The Capital Gazette in Annapolis, Maryland put out a paper on Friday despite losing five of its staff and having several others injured in a "targeted attack" by a gunman.
The Gazette's front page remembered the victims of the shootings and offered a composed recollection of the events while memorializing the slain staff.
The Gazette's staff reported on the shooting as it unfolded, but came back as determined as ever to put out the paper.
Journalists are targeted by violence all over the world, with dozens already killed in 2018.
The Capital Gazette in Annapolis, Maryland, put out a paper on Friday, just as they would any day, despite losing five of its staff and having several others injured in a "targeted attack" by a gunman.
Staff of the Gazette immediately began reporting on the details of their own attack. Employees tweeted to the outside world for help, and to inform them of the unfolding chaos at the paper. Some tweeted frightening details of witnessing the carnage.
But eventually, authorities detained the gunman. Hours after the chaos unfolded, Capital Gazette reporter Chase Cook announced there would be no slowing down the news organization: "I can tell you this: We are putting out a damn paper tomorrow," he tweeted.
On Friday, the Gazette's front page remembered the victims of the shootings and offered a composed recollection of the events while memorializing the slain staff.
Targeted attack against journalists
"This was a targeted attack on the Capital Gazette," Anne Arundel County acting police chief William Krampf told reporters during a news conference hours after the shooting.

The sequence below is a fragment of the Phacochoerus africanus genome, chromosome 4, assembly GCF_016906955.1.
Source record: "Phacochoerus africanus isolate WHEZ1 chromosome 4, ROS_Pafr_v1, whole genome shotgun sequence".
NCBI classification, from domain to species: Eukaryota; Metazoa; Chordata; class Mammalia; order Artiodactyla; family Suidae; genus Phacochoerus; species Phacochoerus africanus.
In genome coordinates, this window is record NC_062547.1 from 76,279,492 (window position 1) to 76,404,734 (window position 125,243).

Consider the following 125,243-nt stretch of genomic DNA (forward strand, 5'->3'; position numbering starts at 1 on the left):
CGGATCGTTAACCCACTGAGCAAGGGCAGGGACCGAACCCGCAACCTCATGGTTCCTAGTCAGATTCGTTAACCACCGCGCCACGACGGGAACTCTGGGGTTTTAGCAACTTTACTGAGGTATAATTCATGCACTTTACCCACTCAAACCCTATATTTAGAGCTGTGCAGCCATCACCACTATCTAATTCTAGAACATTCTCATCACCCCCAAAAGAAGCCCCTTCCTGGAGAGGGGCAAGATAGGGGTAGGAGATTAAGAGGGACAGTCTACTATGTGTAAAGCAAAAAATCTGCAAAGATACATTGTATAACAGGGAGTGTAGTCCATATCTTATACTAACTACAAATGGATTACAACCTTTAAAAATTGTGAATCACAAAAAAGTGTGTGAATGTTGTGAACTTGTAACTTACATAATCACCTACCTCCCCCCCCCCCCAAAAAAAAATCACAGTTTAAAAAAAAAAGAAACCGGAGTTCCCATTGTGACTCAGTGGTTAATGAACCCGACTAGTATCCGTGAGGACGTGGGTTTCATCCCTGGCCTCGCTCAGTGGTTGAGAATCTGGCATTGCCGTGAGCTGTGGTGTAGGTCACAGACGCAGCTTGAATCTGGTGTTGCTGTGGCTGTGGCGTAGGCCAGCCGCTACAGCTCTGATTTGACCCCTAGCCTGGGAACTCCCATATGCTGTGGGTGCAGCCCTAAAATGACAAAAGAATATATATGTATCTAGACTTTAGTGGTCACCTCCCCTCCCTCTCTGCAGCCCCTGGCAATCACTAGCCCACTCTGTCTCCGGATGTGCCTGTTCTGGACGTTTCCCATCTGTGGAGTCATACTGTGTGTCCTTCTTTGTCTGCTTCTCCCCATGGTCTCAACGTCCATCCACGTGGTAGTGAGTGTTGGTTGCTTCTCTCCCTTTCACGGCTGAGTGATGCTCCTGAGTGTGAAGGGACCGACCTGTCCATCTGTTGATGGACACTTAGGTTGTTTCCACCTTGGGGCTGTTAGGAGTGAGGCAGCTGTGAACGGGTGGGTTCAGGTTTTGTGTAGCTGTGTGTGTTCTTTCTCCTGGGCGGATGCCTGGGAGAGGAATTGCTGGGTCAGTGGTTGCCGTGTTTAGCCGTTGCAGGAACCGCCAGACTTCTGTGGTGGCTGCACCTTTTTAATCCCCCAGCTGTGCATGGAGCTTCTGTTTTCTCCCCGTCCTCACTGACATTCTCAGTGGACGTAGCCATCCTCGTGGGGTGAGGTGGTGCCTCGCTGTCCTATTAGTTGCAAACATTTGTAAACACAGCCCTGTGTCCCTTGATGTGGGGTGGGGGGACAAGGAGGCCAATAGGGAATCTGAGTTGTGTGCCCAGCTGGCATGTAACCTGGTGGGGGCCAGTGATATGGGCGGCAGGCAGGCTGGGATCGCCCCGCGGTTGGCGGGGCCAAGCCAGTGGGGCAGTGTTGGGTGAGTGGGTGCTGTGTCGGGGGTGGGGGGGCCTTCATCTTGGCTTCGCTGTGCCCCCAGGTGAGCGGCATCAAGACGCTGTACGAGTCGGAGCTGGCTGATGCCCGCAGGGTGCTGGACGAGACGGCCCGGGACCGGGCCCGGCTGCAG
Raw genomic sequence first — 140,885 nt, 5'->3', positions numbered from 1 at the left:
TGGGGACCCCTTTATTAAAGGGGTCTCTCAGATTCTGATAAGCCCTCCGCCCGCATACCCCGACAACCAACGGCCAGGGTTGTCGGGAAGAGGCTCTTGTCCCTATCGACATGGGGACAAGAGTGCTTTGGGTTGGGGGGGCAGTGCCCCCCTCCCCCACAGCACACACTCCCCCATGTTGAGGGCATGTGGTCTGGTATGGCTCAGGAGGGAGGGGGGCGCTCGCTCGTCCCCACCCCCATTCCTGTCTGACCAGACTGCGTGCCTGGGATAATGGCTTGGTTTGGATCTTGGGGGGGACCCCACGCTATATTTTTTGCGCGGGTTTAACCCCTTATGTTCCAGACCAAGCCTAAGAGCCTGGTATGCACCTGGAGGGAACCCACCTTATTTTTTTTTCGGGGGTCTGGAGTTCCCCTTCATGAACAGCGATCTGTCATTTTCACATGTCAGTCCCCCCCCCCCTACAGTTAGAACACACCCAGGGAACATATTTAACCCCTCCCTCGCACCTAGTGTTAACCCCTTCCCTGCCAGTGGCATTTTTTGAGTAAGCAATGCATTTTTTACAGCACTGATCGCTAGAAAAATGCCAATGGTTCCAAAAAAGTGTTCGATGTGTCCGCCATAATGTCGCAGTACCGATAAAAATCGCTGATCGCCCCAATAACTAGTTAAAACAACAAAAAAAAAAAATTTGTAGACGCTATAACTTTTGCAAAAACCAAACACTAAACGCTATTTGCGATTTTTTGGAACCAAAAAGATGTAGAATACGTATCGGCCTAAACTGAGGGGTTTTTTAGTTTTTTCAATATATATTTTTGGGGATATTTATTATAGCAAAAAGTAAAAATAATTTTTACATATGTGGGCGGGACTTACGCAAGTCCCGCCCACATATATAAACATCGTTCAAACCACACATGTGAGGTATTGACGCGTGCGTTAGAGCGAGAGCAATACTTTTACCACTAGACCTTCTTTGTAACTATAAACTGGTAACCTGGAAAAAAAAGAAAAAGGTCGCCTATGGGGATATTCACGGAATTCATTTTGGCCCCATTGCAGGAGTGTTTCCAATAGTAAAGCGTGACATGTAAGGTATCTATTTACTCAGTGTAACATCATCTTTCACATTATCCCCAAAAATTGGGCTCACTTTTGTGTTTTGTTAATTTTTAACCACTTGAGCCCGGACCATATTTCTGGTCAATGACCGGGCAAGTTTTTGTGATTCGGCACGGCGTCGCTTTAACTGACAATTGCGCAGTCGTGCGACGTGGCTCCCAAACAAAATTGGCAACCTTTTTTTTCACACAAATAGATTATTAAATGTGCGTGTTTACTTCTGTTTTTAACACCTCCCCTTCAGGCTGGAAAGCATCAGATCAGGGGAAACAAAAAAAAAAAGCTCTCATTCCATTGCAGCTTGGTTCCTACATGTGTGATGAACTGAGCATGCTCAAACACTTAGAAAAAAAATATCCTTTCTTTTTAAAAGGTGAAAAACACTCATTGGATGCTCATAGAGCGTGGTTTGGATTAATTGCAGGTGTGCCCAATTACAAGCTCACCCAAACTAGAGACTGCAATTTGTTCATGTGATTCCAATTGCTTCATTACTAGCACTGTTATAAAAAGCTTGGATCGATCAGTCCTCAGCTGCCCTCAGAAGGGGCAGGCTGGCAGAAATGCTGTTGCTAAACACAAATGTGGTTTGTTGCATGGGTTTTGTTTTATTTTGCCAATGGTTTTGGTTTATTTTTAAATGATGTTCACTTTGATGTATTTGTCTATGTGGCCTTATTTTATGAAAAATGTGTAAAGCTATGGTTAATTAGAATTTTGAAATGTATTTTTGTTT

The Gazetted identified the suspected gunman as Jarrod Ramos, who is believed to be 38 years old and a resident of the county.
A man with the same name sued the newspaper for defamation in 2012, according to the Gazette. That case was dismissed, and the judge's decision was upheld on appeal.
"We had a long history with this guy. He was prone to making threats against me ... one of which was I 'would be better off dead,'" the Gazette's publisher/editor told ABC's Brad Mielke.
Krampf said threats to the newspaper "were sent over social media as recently as today."
Journalists often receive threats from the public in the line of work. Around the world, at least 29 journalists have been killed so far in 2018.
The US Constitution guarantees its citizens a free press that can hold government and private institutions to account, as an essential part of a democracy. Journalists frequently come in for criticism but rarely do the attacks rise to the level of viciousness used against the Captial Gazette, and rarely is the dogged work of journalism so well encapsulated as it has been here.